Building complex sites with Joomla

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How to survive complex web projects, tips and tricks for joomla sites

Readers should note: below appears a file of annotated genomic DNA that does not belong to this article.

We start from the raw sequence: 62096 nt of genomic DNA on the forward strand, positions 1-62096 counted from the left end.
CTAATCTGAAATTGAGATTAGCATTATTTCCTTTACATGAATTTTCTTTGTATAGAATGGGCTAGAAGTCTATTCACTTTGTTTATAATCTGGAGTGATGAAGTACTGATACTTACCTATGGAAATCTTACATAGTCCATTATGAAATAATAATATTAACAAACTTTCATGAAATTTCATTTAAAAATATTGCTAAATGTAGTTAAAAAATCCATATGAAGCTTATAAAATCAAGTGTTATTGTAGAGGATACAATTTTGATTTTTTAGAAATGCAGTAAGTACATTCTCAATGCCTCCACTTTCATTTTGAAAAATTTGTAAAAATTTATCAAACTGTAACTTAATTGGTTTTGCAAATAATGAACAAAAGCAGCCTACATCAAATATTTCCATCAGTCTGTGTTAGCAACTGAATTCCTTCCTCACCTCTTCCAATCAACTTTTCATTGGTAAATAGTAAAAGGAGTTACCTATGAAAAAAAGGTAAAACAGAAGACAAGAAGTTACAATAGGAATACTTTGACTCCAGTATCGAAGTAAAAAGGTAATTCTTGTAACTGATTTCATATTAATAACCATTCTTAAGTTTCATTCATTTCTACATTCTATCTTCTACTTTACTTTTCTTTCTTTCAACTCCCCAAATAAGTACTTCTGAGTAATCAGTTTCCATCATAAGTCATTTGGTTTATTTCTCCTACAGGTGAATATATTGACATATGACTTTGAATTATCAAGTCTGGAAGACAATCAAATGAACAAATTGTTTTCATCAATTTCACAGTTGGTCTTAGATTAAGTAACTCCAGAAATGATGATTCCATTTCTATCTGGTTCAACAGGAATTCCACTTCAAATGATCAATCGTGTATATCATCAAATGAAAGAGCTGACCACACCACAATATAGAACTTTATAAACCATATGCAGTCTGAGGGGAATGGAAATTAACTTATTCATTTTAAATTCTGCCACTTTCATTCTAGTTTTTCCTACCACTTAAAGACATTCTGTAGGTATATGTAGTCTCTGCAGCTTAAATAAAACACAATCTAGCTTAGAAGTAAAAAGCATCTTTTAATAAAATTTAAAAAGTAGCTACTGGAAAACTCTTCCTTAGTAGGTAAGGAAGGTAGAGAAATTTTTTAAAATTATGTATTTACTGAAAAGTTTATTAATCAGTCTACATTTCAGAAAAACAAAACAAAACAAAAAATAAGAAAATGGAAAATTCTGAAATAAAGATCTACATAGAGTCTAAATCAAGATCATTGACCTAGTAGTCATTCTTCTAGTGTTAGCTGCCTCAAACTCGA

<ul><li> 1. building complex sites with Joomla*<br />j and beyond 2010<br />paul delbar, delius<br />* and how not to get hurt doing it<br /></li> <li> 2. objectives<br />share experiences about handling complexity<br />how to do this with joomla<br />warning !<br />most of this presentation is not joomla-specific<br /></li> <li> 3. what do we mean by a complex site ? <br /></li> <li> 4. projects that tend to be complex<br />migrations from other CMSs<br />sites with complex content structures<br />strongly typed or interrelated content<br />online applications or platforms<br />sites with an extensive functional element<br />integrations with other (non-site) systems<br />anything with vague requirements<br />insufficiently clear and/or under constricted timelines<br />building things you have never built before<br /></li> <li> 5. customer issues that make it complex<br />lack of skills<br />low process maturity<br />unrealistic expectations<br />very complex requirements<br />poor communication and coordination<br />budget issues<br />timeline issues<br />lack of a strategic perspective<br /></li> <li> 6. example :<br />original project<br />someones first Joomla site<br />late and over budget<br />(really) badly coded<br />can you fix this ?<br />customer had<br />bad experience<br />little technical knowledge<br />an unclear process<br /></li> <li> 7. example :<br />25th anniversary of REAB<br />academic session, press, <br />discussed in March<br />started September<br />customer<br />had 5 weeks until the event<br />had no content available<br />runs web projects like any enterprise IT project<br />joint project with<br /></li> <li> 8. in general, areas of complexity are related to<br />the technical architecture chosen<br />how visitors wil experience the site<br />visual design and user experience<br />content and data to publish on the site<br />features and functional elements<br />other software solutions to integrate<br />operational parameters (speed, size, )<br />the process driving changes to the site<br />architecture<br />navigation<br />visuals<br />content<br />functionality<br />integration<br />operations<br />process<br /></li> <li> 9. how to handle complexity<br /></li> <li> 10. 1. take the red pill<br /></li> <li> 11. 2. get to know your customer<br /></li> <li> 12. invest in effective communication<br />to understand your customer, you should<br />listen, listen, listen<br />observe and learn about their way of doing business<br />create a relationship<br />based on mutual respect<br />enabling open and factual discussions<br />focused on your customers success<br /></li> <li> 13. ways to mess this up<br />start the relationship by talking about yourself<br />make sure you demo at least three large sites<br />make technology the centerpiece of your offer<br />avoid discussions about budgets and timeline<br />ignore what happens after the site is live<br />do not challenge the customers requirements<br />assume content will be available on time<br /></li> <li> 14. the sales phase : foundation for success or <br />establish the correct sequence of events<br />document and communicate your sales strategy<br />my favorite quote structure<br />backgroundenvironment variables<br />problem definitionwhat the customer needs<br />solution principlehow you will fix it<br />statement of workwhat you will do to get there<br />estimate summary what efforts it will take<br />financial offerwhat it will cost<br />general conditionshow you will do business<br /></li> <li> 15. develop a long-term plan<br /></li> <li> 16. 3. structure the project<br /></li> <li> 17. avoid heroic project targets<br />avoid big bang projects<br />use prototypes, pilots, phased rollouts<br />dont be afraid to split the budget over phases<br />be clear on go/nogo milestones<br />cleanup jobs : fix one issue at a time<br />chances are youll discover more problems as you go<br />dont kill the patient in surgery<br />do not let budget and time constraints rush you<br />walk away from the deal if you need to<br /></li> <li> 18. help the customer understand how you work<br />define each project phase <br />analysis<br />design<br />implementation<br />rollout<br />maintenance<br />by an explicit definition of<br />phase objectives and end conditions<br />deliverables<br /></li> <li> 19. example of a methodology summary<br />this approach agrees very well with Joomla<br /></li> <li> 20. example of a quote<br /></li> <li> 21. 4. take your time to analyze and design<br /></li> <li> 22. the purpose of analysis<br />to understand what the customer wants <br />develop a common terminology<br />not: teach them about components and modules<br />break this into content, function, visual, navigation, <br />explain the process you propose to follow<br />make progress visible : document what you learn<br />use sketches, flipcharts, documents, <br />share results and actively request feedback<br /></li> <li> 23. the purpose of design<br />to describe what you will build<br />must be some form of documentation<br />should cover all elements of the stack<br />try not to loose the customer in translation<br />ensure they feel comfortable sharing that you lost them<br /></li> <li> 24. analysis and design : navigation<br />discuss the intended target audience<br />translate this into a mindmap<br />evolve into menu items for each tpe of visitor<br /></li> <li> 25. analysis and design : navigation<br />complete the navigation design (Excel sheet)<br />build a menu mockup<br />will serve as an initial version once you start building<br /></li> <li> 26. analysis and design : visual<br />wireframes work well with Joomla<br />very clear separation into components and modules<br />our favorite: WireframeSketcher (Eclipse plugin)<br />prepare work sessions with customers<br />first, establish sample menu/component layouts<br />print empty pages and sketch or cut/paste modules<br /></li> <li> 27. analysis and design : visual<br /></li> <li> 28. analysis and design : content<br />discuss and document a conceptual content model<br />and heres where Joomla doesnt really shine ...<br /></li> <li> 29. 5. content: a matter of semantics<br /></li> <li> 30. example:<br />consortium of non-profits working in the south<br />original site<br />mambo 4.5.3<br />heavily hacked core<br />objective<br />upgrade to 1.5<br />migrate content<br />add functionality<br /></li> <li> 31. example:<br />initial analysis: 3 weeks <br />reviewing current site : what is being displayed<br />review database structure : how is it stored<br />conclusion<br />everything is an article, a category or a section<br />countries are categories<br />articles (real) are articles (j)<br />articles can describe multiple countries<br />com_content was hacked to link articles to multiple categories<br /></li> <li> 32. and everything becomes an article !<br /></li> <li> 33. translating the semantic content structure<br />approach #1 : flatten into com_content<br />approach #2: build your own component<br />approach #3 : use a CCK extension<br />approach #4: use one|content<br /></li> <li> 34. do not make everything an article<br /></li> <li> 35. 6. architecture : use a strong foundation<br /></li> <li> 36. example :<br /></li> <li> 37. example :<br />three separate building blocks<br />crisp interface definitions<br />find a balance between<br />does this make the project more complex ?<br />does this make future modifications easier ?<br />live public information<br />data entry application<br />data cube<br />graph/grid<br /> API<br /></li> <li> 38. architecture matters<br />encapsulate and interface<br />use tried &amp; tested design patterns<br /></li> <li> 39. 6. migrating: build the right tools<br /></li> <li> 40. example:<br />belgian nonprofit<br />original site<br />old-style CMS<br />provider bankrupted<br />heres the data dump<br />well get another one just before go-live<br />can you start building ?<br />now ?<br /></li> <li> 41. tools make your life so much easier<br />migration tools<br />script the entire conversion<br />improve as you discover errors<br />allows you to keep the live site running<br />and update content just before go-live<br /></li> <li> 42. 7. start small but plan to grow tall<br /></li> <li> 43. example :<br /></li> <li> 44. example :<br />J1.5 integrated with SugarCRM (one|content)<br />uses standard SugarCRM SOAP-interface for updates<br />lots of personalized, real-time content (no caching)<br />originally (NOV08) targeted at 500-1000 users<br />currently 7000+ users and climbing fast<br />2000 visits/day in a short time window<br /></li> <li> 45. how you can achieve scalability<br />decouple components and (sub)systems<br />makes it easier to replace/rescale a single element<br />helps to encapsulate low-level caching strategies<br />refactor often (evolution)<br />monitor performance, fix the bottleneck, repeat<br />be ready for a step change (revolution)<br />sometimes, it just gets too big<br />be prepared to question the initial architecture<br />in this case, dump SugarCRM<br /></li> <li> 46. good luck !<br />questions can be submitted at your own risk<br /></li> <li> 47. and on a lighter note <br /><br /></li> </ul>